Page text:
*Bump Keys are ON SALE*
What Type of Key is This?
Posted 19 April 2007 - 12:02 PM
BLK, those two ILCOS you listed, all I can find for ILCO are the ILCO IN3 and 33. Or are those the equal?
Where can an RU31 be purchased in the 999 (lowest setting)?
Lastly, correct me if I'm wrong all one has to be able to do is have the key filed or cut down to the lowest settings? I doubt a locksmith would, but in a few seconds their machine could cut one down to the lowest settings? Or if you have a key with at least one notch at the lowest and all the others cut at least a bit, then file all the rest down? quote]
IN3 and IN33 are nothing like A1012-60 or A1012-59A. RU31 is probably not the same either.
If you have old keys, you could easily file them down to the lowest cut and a little bit more to make a bump key out of them.
Another problem is breaking a key in a lock or geting one stuck and not being able to get them out. I feel certian that you would get to pay the locksmith's fee for either of those. Otherwise, knock yourself out! Enjoy bumping locks. It is fun.
Posted 19 April 2007 - 01:03 PM
Please re-read the sections about the legality of bumping locks that don't belong to you... I'm not insinuating that your intentions are anything less than honorable, but if you're practicing on locks in dorms, an apartment building, etc. you are setting yourself up for felony charges, despite the fact that the lock you are trying to defeat may be on a door to your own room!
As for your keys, you're not likely to find them anywhere except a locksmith, who will probably have to order a large quantity of them. I don't think they are the keys that BLK has suggested as there are too many millings on the right side of the key. Even if they were, those keys are similarly generally unavailable.
Posted 19 April 2007 - 01:49 PM
I don't think they are the keys that BLK has suggested as there are too many millings on the right side of the key. Even if they were, those keys are similarly generally unavailable.
That is why I posted the number of the Grand Master. It should fit at least one of the of the 2 locks, maybe both.
Yep, straight to prison....
Posted 19 April 2007 - 09:29 PM
I'm not sure what you mean "not the same keyway?" It is the same key, as I picked that one as it has one of each of the 6 bumps that can be filed down.
I saw a video on youtube of a guy who showed how to make a bump key. Seemed very simple. Or is that not right the right way?
It would seem that as long as (and again I'm very new) you have a bunch of the same keys (differnet keys) to the same set of locks, and at least one groove is cut at the lowest, you if you have a key with all six grooves cut at least a bit, then all that's needed to be done is file down to the lowest on the other five on that key and the tops? Sounds simple, but with patience and time (both I have) it may work?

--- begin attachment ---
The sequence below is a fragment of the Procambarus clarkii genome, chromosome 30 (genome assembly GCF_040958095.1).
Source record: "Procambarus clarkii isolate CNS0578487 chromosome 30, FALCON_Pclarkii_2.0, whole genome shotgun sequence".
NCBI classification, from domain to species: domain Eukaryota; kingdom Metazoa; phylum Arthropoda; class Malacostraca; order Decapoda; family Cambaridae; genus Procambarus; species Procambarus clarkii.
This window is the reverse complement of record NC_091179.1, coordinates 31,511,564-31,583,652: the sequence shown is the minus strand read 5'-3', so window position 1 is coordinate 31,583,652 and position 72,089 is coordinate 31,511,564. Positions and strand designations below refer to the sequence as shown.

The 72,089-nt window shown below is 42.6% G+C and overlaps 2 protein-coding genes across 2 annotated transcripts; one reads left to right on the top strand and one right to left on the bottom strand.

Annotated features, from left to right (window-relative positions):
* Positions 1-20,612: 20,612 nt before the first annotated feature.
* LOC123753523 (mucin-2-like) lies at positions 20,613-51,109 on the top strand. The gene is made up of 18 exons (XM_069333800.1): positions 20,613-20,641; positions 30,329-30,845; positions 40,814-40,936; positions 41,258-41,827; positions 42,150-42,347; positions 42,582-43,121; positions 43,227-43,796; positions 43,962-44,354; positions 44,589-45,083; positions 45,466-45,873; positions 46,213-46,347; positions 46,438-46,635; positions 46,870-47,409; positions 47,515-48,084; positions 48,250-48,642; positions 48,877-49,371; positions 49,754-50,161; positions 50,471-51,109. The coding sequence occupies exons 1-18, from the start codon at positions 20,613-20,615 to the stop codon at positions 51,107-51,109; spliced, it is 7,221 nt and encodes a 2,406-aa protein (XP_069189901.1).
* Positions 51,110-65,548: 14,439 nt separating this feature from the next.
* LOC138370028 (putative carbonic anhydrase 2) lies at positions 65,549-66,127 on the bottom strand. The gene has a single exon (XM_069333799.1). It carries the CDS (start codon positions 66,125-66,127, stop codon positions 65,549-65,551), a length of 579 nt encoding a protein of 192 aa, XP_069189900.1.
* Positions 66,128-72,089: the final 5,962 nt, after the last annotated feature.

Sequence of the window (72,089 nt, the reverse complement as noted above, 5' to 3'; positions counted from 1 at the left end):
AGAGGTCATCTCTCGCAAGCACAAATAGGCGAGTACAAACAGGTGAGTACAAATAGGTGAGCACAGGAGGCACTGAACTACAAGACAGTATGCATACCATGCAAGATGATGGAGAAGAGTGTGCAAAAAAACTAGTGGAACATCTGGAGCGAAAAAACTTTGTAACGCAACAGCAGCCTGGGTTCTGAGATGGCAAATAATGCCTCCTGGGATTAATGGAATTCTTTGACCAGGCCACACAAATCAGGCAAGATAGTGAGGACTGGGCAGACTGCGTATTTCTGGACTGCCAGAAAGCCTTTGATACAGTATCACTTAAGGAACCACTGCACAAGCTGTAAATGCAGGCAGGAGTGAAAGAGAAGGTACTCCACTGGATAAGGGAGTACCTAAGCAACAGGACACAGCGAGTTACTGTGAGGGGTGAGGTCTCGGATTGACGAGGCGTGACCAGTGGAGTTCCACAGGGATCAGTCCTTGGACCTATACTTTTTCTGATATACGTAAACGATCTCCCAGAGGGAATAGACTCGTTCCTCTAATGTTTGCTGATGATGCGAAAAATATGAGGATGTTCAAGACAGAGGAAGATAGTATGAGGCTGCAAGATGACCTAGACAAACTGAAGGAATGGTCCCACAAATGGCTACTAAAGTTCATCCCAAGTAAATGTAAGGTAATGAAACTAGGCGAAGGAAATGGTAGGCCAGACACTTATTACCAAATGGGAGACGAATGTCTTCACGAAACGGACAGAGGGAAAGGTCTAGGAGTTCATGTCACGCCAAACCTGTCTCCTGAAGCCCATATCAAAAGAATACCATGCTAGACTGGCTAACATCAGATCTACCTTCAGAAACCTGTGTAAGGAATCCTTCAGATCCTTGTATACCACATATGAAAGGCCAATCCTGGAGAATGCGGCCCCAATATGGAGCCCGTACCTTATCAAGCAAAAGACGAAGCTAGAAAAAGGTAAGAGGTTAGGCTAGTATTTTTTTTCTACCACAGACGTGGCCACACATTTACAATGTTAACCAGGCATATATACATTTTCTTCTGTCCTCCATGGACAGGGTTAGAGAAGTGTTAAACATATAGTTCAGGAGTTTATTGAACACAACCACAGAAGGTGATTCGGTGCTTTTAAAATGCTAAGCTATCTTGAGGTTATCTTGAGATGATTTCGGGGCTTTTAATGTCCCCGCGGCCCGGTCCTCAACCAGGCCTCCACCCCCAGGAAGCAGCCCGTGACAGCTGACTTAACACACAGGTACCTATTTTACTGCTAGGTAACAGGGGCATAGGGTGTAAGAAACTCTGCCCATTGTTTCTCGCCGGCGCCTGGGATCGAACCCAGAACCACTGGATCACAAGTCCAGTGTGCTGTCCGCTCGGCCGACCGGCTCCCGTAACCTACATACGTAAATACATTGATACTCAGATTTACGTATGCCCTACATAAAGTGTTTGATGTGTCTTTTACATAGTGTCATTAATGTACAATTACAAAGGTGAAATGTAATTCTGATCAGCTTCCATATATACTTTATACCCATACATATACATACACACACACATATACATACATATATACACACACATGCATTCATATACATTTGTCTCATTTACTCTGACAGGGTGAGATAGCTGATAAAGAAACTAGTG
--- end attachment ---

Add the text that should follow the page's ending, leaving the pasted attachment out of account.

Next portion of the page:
Legality I'm not worried about as the owner (my boss) has seen me and seems to doubt I can do it.
BTW, if it means anything, these are inside locks. The outside I a ramp and sliding door for my wheelchair.
Posted 19 April 2007 - 11:24 PM
Before you could make a bump key for your lock, given the situation, the key has to be conclusively identified. I can say with some certainty that the bump key that you're looking for is not available commercially. The blank, however, may be ordered; but first you need to figure out exactly what it is.
The way keys are identified goes something like this... if you were to saw off your key and dip it in ink and make an impression on a piece of paper, you'd get a keyway profile for your key. Fortunately, you can just measure and look instead of brutalizing your key, my example was for visualization purposes only. Here is an example of the most common key around, the Kwikset KW1.
The picture on the left is the right side of the key and the key profile for comparison, and on the right I have shaded in red the millings on the side of the key that are responsible for the shape of the profile.
For your key, I have identified a likely family of Russwin keys... the problem is, 14 of them exist that have a relatively similar pattern. To move past this point, you have to decide which one of them is your key exactly, as the pictures provided are a bit too small and grainy to take measurements off of.
My initial bets were on the 1N and 10N, but the exact separations and the curvatures of the cuts will be easier for you to decide on.
You can eliminate 3N, 4N, 5N, 7N and 8N from the running immediately because there isn't enough room between the bottom milling and the one above it on the right side of the keys. The 14N is actually looking pretty good now, but again... you look carefully and decide. Once you figure out which of the ILCO reference numbers your keys coincide with, we'll get you along the way to making a bump key.
Posted 20 April 2007 - 10:41 AM
I "think" the 14N looks right!
But what about the Corbin Russwin I copy I had made? What type key was that?
Posted 20 April 2007 - 11:09 AM
To verify the identity of your blank, you could do measurements between the millings on the side of the key, and also observe the curvature on some of those cuts... often the difference between one blank and another is not it's location but the angle at which it is cut into the key. (Which is very hard to tell just by a picture - no depth perception.)
Posted 20 April 2007 - 11:11 AM
Posted 20 April 2007 - 11:22 AM
Right on the top of the keys (above were you can't see on the numbers) are the numbers "13N". I never knew what that meant, until I looked at your pic.
AND it is a 13N!
There we go!! Thank you!!
So now how does this come into play for making/finding this online?
Posted 20 April 2007 - 01:34 PM
I saw a video on Youtube with a guy showing how to make a bumpkey. Saying "cut all the way to the lowest. Now my question is that, if you did now know what the lowest was, how would you know how low to cut the key?